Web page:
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Hydrogen re-embrittlement susceptibility of ultra high strength steels

By Douglas J. Figueroa-Gordon


300M ultra high strength steel has been widely used for over forty years as a structural material in aerospace applications where a high strength is required. These parts are generally protected from corrosion by electroplated cadmium sacrificial coatings. However, there are concerns over this coating material due to its high toxicity and alternative coatings including Zinc-14%Nickel and SermeTel®1140/962 have been considered. It is known that applying electrodeposited coatings causes atomic hydrogen to be absorbed by the steel substrate producing delayed failure by direct hydrogen embrittlement. Hydrogen is also absorbed when a sacrificial coating undergoes corrosion in service and this process is known as re-embrittlement. The effect of electroplated Zinc-14%Nickel and aluminium based SermeTel®1140/962 sacrificial coatings in causing hydrogen embrittlement and re-embrittlement of 300M steel have been compared to that of conventional electroplated cadmium. AerMet®100 ultra high strength steel has been also considered as alternative replacement for the conventional 300M. Hence, the hydrogen embrittlement and re-embrittlement susceptibilities of AerMet®100 were studied when coated with cadmium, Zinc-14%Nickel and SermeTel®1140/962. In addition, two alternative alloys GifloM2000 and CSS-42LTM were also taken into consideration and only the extent of hydrogen re-embrittlement was assessed when coated with cadmium and SermeTel®1140/962, respectively. Slow strain rate tests, SSRT, were carried out for plated, plated and baked as well as plated, baked and corroded tensile specimens. The time to failure values were compared using a Weibull distribution, statistical ttests and embrittlement indices. Differences in hydrogen susceptibility of the high strength steels considered might depend upon their intrinsic hydrogen transport characteristics. These properties were studied and compared in terms of hydrogen diffusivity and solubility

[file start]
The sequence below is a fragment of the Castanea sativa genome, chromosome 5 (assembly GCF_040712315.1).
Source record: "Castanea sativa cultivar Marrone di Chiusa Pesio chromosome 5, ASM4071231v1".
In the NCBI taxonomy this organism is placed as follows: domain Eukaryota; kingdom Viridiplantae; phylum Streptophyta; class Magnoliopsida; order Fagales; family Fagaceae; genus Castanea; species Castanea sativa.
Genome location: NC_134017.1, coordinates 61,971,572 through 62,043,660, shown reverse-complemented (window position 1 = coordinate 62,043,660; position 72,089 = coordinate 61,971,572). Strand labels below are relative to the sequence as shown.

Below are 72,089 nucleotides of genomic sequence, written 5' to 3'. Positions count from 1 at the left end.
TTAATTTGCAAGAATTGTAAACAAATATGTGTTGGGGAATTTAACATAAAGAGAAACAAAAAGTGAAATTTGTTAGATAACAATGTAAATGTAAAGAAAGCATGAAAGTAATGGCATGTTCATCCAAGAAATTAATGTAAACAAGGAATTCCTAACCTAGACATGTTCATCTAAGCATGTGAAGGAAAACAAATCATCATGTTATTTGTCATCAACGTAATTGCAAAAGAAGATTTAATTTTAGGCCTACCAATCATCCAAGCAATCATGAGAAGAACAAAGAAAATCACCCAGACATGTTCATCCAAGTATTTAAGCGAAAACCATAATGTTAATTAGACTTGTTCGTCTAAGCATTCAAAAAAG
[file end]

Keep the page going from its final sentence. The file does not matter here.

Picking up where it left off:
Publisher: Cranfield University
Year: 2005
OAI identifier:
Provided by: Cranfield CERES

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